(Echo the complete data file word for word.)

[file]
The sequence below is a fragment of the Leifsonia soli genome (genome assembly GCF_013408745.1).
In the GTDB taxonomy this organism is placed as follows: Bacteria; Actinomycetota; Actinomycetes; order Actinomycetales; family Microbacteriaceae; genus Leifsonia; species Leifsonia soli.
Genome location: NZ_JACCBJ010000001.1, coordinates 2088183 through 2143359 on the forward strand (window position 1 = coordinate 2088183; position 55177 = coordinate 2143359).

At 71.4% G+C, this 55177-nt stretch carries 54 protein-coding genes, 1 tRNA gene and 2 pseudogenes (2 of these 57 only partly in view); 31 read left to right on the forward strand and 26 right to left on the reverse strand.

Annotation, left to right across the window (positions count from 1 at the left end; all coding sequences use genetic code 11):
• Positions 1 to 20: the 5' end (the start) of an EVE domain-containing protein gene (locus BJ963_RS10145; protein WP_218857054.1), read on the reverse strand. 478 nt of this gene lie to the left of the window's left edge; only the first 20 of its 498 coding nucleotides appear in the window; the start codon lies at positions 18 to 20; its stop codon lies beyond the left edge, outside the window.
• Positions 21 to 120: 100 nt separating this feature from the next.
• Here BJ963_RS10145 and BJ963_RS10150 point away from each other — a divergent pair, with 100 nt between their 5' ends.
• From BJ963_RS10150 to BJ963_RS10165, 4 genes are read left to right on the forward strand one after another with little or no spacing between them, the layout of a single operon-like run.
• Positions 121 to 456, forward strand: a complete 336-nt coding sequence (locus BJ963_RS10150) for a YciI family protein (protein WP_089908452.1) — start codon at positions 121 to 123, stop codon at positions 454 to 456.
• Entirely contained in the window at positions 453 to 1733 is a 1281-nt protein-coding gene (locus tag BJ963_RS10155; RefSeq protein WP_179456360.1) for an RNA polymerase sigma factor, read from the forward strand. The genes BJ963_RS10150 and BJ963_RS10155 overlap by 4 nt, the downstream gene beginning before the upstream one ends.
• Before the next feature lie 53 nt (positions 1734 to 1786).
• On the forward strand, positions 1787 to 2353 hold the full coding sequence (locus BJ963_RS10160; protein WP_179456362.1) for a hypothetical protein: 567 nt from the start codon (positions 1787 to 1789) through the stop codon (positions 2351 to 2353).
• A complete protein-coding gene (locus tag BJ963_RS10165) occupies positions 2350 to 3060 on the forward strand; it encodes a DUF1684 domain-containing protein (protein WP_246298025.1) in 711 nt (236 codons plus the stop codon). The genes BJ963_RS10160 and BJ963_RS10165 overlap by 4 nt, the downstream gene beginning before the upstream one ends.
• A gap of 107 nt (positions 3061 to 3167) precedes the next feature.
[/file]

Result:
The sequence below is a fragment of the Leifsonia soli genome (genome assembly GCF_013408745.1).
In the GTDB taxonomy this organism is placed as follows: Bacteria; Actinomycetota; Actinomycetes; order Actinomycetales; family Microbacteriaceae; genus Leifsonia; species Leifsonia soli.
Genome location: NZ_JACCBJ010000001.1, coordinates 2088183 through 2143359 on the forward strand (window position 1 = coordinate 2088183; position 55177 = coordinate 2143359).

At 71.4% G+C, this 55177-nt stretch carries 54 protein-coding genes, 1 tRNA gene and 2 pseudogenes (2 of these 57 only partly in view); 31 read left to right on the forward strand and 26 right to left on the reverse strand.

Annotation, left to right across the window (positions count from 1 at the left end; all coding sequences use genetic code 11):
• Positions 1 to 20: the 5' end (the start) of an EVE domain-containing protein gene (locus BJ963_RS10145; protein WP_218857054.1), read on the reverse strand. 478 nt of this gene lie to the left of the window's left edge; only the first 20 of its 498 coding nucleotides appear in the window; the start codon lies at positions 18 to 20; its stop codon lies beyond the left edge, outside the window.
• Positions 21 to 120: 100 nt separating this feature from the next.
• Here BJ963_RS10145 and BJ963_RS10150 point away from each other — a divergent pair, with 100 nt between their 5' ends.
• From BJ963_RS10150 to BJ963_RS10165, 4 genes are read left to right on the forward strand one after another with little or no spacing between them, the layout of a single operon-like run.
• Positions 121 to 456, forward strand: a complete 336-nt coding sequence (locus BJ963_RS10150) for a YciI family protein (protein WP_089908452.1) — start codon at positions 121 to 123, stop codon at positions 454 to 456.
• Entirely contained in the window at positions 453 to 1733 is a 1281-nt protein-coding gene (locus tag BJ963_RS10155; RefSeq protein WP_179456360.1) for an RNA polymerase sigma factor, read from the forward strand. The genes BJ963_RS10150 and BJ963_RS10155 overlap by 4 nt, the downstream gene beginning before the upstream one ends.
• Before the next feature lie 53 nt (positions 1734 to 1786).
• On the forward strand, positions 1787 to 2353 hold the full coding sequence (locus BJ963_RS10160; protein WP_179456362.1) for a hypothetical protein: 567 nt from the start codon (positions 1787 to 1789) through the stop codon (positions 2351 to 2353).
• A complete protein-coding gene (locus tag BJ963_RS10165) occupies positions 2350 to 3060 on the forward strand; it encodes a DUF1684 domain-containing protein (protein WP_246298025.1) in 711 nt (236 codons plus the stop codon). The genes BJ963_RS10160 and BJ963_RS10165 overlap by 4 nt, the downstream gene beginning before the upstream one ends.
• A gap of 107 nt (positions 3061 to 3167) precedes the next feature.